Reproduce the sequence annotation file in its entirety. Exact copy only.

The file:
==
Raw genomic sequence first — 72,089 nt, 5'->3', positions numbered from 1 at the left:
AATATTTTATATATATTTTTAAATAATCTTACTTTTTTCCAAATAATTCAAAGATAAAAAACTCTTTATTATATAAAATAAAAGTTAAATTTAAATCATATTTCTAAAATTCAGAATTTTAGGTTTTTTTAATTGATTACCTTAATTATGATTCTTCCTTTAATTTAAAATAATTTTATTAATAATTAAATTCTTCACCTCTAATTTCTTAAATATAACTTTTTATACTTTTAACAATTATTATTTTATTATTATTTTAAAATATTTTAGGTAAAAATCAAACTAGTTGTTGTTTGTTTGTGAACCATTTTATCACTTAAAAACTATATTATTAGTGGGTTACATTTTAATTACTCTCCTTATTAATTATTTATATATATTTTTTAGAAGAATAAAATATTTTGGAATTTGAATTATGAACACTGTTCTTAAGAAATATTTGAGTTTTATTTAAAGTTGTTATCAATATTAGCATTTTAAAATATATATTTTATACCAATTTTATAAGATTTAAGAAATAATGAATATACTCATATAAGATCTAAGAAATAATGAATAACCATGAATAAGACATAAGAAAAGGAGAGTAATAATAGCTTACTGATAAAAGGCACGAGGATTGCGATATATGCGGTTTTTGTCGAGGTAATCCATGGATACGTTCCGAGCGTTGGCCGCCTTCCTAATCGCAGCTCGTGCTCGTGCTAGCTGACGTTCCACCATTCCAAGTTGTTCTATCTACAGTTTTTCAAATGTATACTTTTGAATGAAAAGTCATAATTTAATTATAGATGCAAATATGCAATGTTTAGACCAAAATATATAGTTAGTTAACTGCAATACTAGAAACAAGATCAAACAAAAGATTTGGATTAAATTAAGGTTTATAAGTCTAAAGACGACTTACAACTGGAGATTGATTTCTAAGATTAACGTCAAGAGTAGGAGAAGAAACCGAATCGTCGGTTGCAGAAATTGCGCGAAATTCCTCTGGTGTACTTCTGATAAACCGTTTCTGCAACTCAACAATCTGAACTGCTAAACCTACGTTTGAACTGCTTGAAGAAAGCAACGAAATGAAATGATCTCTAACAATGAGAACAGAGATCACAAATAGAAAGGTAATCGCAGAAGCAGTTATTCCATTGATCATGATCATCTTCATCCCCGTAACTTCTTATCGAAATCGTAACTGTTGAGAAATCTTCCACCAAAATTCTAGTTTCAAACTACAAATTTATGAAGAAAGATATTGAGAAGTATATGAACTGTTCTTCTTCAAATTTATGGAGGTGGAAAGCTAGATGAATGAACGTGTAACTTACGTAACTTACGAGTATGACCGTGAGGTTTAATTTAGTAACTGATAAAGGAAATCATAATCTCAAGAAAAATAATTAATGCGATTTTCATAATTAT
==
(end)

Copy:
Raw genomic sequence first — 72,089 nt, 5'->3', positions numbered from 1 at the left:
AATATTTTATATATATTTTTAAATAATCTTACTTTTTTCCAAATAATTCAAAGATAAAAAACTCTTTATTATATAAAATAAAAGTTAAATTTAAATCATATTTCTAAAATTCAGAATTTTAGGTTTTTTTAATTGATTACCTTAATTATGATTCTTCCTTTAATTTAAAATAATTTTATTAATAATTAAATTCTTCACCTCTAATTTCTTAAATATAACTTTTTATACTTTTAACAATTATTATTTTATTATTATTTTAAAATATTTTAGGTAAAAATCAAACTAGTTGTTGTTTGTTTGTGAACCATTTTATCACTTAAAAACTATATTATTAGTGGGTTACATTTTAATTACTCTCCTTATTAATTATTTATATATATTTTTTAGAAGAATAAAATATTTTGGAATTTGAATTATGAACACTGTTCTTAAGAAATATTTGAGTTTTATTTAAAGTTGTTATCAATATTAGCATTTTAAAATATATATTTTATACCAATTTTATAAGATTTAAGAAATAATGAATATACTCATATAAGATCTAAGAAATAATGAATAACCATGAATAAGACATAAGAAAAGGAGAGTAATAATAGCTTACTGATAAAAGGCACGAGGATTGCGATATATGCGGTTTTTGTCGAGGTAATCCATGGATACGTTCCGAGCGTTGGCCGCCTTCCTAATCGCAGCTCGTGCTCGTGCTAGCTGACGTTCCACCATTCCAAGTTGTTCTATCTACAGTTTTTCAAATGTATACTTTTGAATGAAAAGTCATAATTTAATTATAGATGCAAATATGCAATGTTTAGACCAAAATATATAGTTAGTTAACTGCAATACTAGAAACAAGATCAAACAAAAGATTTGGATTAAATTAAGGTTTATAAGTCTAAAGACGACTTACAACTGGAGATTGATTTCTAAGATTAACGTCAAGAGTAGGAGAAGAAACCGAATCGTCGGTTGCAGAAATTGCGCGAAATTCCTCTGGTGTACTTCTGATAAACCGTTTCTGCAACTCAACAATCTGAACTGCTAAACCTACGTTTGAACTGCTTGAAGAAAGCAACGAAATGAAATGATCTCTAACAATGAGAACAGAGATCACAAATAGAAAGGTAATCGCAGAAGCAGTTATTCCATTGATCATGATCATCTTCATCCCCGTAACTTCTTATCGAAATCGTAACTGTTGAGAAATCTTCCACCAAAATTCTAGTTTCAAACTACAAATTTATGAAGAAAGATATTGAGAAGTATATGAACTGTTCTTCTTCAAATTTATGGAGGTGGAAAGCTAGATGAATGAACGTGTAACTTACGTAACTTACGAGTATGACCGTGAGGTTTAATTTAGTAACTGATAAAGGAAATCATAATCTCAAGAAAAATAATTAATGCGATTTTCATAATTAT